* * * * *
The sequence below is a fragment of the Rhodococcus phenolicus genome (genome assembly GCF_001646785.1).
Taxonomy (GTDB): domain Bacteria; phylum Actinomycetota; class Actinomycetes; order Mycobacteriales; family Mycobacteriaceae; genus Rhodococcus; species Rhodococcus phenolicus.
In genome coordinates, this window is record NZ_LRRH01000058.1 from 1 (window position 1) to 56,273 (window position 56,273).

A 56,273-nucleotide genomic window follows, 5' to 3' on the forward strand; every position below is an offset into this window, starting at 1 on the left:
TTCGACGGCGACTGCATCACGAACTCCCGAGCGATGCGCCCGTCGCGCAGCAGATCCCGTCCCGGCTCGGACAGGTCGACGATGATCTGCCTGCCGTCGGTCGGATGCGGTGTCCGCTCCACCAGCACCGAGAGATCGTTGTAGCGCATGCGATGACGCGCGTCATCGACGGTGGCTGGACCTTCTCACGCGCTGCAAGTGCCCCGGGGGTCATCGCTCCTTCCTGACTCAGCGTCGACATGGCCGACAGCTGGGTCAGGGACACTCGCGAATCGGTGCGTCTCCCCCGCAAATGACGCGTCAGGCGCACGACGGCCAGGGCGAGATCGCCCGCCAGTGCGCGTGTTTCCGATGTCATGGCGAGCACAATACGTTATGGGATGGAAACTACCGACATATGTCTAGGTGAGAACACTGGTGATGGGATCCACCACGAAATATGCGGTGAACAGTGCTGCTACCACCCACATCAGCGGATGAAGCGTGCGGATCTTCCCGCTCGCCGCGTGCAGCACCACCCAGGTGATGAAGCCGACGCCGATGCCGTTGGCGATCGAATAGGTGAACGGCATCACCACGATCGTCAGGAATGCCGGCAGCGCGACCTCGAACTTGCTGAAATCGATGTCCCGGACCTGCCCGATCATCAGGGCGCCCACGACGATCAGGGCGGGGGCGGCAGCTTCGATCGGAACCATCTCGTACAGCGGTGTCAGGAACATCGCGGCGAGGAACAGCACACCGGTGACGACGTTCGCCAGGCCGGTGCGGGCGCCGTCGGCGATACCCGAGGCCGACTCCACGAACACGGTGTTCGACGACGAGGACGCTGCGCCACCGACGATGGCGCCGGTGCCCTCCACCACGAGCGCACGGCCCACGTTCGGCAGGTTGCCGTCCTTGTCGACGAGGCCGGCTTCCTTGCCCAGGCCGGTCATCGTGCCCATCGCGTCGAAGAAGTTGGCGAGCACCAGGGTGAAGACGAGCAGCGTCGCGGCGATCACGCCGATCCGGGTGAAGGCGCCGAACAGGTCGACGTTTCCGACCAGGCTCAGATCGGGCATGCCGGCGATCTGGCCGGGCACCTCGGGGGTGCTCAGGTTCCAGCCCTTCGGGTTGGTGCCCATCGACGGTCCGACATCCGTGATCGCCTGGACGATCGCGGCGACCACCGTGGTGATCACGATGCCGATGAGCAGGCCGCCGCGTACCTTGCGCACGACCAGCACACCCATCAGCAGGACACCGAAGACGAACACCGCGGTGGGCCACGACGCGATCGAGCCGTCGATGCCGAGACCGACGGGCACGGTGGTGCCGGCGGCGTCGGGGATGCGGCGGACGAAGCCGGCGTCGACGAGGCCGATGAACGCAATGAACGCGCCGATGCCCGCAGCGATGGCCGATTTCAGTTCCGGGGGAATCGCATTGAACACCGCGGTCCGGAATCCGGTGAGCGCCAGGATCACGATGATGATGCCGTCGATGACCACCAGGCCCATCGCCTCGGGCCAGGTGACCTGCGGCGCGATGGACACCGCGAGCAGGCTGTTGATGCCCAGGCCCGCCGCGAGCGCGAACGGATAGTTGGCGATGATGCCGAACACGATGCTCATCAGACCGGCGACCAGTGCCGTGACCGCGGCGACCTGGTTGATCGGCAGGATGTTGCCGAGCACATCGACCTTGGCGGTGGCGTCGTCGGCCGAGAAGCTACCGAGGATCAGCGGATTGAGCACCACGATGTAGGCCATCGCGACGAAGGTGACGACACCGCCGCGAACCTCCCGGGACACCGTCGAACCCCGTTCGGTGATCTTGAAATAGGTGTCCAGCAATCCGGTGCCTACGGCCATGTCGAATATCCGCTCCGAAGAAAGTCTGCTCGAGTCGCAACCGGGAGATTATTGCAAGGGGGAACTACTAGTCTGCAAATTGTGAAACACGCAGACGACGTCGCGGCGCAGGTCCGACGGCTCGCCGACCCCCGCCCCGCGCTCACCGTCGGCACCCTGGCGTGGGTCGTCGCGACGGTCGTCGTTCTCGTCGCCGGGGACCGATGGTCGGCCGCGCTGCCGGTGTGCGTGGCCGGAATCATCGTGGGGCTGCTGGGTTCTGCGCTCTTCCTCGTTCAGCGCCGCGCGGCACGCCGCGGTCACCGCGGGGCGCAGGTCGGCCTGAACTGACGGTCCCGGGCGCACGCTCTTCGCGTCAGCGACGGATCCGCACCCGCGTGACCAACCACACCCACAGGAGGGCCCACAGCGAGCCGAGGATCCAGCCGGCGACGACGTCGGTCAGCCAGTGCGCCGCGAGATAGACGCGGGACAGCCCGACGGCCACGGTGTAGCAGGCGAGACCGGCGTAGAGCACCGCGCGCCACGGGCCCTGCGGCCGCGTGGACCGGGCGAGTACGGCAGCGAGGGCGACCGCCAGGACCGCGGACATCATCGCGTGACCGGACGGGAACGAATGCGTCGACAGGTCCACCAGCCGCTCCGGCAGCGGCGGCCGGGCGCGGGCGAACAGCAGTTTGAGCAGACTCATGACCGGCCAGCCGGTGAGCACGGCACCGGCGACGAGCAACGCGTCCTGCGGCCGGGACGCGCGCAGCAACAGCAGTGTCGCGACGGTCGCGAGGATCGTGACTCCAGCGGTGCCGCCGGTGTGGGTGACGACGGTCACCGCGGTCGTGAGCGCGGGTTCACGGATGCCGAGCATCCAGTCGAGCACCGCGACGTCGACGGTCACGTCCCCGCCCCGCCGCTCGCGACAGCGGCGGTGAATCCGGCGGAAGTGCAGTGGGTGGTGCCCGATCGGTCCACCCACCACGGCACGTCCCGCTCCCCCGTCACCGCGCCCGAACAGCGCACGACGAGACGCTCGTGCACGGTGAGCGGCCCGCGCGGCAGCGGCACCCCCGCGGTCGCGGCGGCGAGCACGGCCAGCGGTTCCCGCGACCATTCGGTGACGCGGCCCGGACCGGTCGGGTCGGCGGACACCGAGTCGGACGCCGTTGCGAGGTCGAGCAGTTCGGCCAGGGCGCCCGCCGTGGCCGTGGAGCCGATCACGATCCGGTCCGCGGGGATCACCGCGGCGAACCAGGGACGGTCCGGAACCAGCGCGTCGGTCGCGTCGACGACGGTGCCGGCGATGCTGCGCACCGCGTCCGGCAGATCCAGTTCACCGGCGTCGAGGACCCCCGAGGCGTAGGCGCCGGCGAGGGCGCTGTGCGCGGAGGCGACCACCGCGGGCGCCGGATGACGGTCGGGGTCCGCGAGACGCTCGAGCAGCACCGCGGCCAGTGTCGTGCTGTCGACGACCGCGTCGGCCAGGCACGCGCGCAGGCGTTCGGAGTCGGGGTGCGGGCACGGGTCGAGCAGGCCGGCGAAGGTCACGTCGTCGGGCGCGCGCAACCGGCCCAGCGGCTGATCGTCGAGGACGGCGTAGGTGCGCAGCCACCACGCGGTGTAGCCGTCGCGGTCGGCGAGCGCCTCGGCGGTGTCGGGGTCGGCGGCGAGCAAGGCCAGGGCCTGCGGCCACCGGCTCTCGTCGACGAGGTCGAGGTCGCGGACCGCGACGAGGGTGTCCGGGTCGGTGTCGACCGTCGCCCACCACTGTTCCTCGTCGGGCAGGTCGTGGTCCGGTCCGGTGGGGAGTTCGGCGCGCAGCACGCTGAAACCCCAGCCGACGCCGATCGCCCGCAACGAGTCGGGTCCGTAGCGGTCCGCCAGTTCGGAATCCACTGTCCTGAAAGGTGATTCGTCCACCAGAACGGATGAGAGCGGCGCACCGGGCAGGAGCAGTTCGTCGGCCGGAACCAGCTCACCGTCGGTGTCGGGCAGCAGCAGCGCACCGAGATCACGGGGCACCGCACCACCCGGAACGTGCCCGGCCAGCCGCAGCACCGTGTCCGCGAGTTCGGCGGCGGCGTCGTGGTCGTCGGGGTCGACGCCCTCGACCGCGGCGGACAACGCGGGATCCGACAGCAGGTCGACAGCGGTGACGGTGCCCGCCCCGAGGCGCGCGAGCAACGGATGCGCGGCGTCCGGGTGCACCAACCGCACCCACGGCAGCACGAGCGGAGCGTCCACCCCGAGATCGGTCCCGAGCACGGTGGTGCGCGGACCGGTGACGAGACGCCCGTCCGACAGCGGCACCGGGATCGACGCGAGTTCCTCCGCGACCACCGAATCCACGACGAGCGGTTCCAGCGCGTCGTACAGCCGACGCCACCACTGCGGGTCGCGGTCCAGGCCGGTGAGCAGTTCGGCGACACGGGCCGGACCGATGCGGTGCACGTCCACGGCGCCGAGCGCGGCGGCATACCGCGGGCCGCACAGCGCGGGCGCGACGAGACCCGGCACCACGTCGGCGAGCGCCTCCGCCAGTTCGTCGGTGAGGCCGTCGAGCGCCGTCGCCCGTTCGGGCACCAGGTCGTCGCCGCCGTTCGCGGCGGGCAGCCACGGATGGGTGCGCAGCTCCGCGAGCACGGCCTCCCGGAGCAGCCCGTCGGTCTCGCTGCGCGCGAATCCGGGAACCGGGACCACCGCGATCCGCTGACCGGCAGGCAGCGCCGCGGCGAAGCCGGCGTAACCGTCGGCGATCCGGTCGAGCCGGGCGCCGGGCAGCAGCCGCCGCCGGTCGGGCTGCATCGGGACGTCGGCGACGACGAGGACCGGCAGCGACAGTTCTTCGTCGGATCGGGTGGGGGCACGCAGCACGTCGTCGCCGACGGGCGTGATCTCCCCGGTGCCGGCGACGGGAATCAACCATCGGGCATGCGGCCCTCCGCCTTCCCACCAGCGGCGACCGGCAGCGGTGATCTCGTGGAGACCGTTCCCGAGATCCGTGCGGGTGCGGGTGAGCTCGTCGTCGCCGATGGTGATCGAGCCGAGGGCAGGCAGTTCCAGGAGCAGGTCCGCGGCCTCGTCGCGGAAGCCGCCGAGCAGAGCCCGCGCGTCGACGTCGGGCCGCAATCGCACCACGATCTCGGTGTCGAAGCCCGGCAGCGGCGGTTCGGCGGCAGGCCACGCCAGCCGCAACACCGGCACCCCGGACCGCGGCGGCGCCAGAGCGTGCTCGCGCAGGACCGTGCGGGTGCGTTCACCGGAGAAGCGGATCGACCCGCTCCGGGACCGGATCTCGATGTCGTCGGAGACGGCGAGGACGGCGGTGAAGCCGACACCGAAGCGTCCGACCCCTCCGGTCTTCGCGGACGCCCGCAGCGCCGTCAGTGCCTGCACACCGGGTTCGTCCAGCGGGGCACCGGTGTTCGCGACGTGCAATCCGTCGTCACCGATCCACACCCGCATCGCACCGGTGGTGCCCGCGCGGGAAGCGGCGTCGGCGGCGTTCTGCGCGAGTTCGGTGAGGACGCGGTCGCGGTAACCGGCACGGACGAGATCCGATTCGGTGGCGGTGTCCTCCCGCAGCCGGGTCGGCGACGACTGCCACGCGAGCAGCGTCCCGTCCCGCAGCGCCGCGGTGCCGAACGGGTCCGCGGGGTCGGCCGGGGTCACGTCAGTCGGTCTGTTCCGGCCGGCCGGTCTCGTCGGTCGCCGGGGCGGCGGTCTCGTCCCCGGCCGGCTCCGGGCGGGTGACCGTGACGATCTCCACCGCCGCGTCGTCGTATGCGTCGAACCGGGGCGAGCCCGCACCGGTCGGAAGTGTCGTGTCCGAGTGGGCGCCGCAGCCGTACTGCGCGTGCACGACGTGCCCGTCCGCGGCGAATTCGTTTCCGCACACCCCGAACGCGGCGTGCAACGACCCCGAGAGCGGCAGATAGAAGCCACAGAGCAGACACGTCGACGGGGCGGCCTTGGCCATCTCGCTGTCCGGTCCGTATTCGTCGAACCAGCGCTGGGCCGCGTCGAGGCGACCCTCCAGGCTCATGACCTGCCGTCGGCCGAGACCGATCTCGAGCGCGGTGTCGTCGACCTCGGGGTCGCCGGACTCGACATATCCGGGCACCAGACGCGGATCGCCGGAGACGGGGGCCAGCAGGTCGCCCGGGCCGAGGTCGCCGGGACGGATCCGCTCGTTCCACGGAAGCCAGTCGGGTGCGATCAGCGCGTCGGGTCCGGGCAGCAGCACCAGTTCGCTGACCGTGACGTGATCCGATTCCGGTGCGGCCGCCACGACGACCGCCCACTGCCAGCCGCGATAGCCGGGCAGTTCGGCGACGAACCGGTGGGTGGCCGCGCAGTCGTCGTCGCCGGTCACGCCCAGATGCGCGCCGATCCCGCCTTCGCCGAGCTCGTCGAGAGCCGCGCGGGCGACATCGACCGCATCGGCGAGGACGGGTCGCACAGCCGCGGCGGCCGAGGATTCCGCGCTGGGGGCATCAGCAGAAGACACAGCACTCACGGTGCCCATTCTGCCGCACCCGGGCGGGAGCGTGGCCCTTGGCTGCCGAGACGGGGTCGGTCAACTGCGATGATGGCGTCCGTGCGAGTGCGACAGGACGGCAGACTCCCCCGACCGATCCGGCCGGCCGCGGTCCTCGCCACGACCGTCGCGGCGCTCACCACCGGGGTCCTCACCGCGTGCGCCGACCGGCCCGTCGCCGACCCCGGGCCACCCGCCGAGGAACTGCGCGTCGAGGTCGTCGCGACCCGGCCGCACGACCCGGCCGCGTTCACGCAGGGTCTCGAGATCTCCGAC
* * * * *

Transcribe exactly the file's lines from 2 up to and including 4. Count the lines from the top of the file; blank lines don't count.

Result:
Taxonomy (GTDB): domain Bacteria; phylum Actinomycetota; class Actinomycetes; order Mycobacteriales; family Mycobacteriaceae; genus Rhodococcus; species Rhodococcus phenolicus.
In genome coordinates, this window is record NZ_LRRH01000058.1 from 1 (window position 1) to 56,273 (window position 56,273).

A 56,273-nucleotide genomic window follows, 5' to 3' on the forward strand; every position below is an offset into this window, starting at 1 on the left: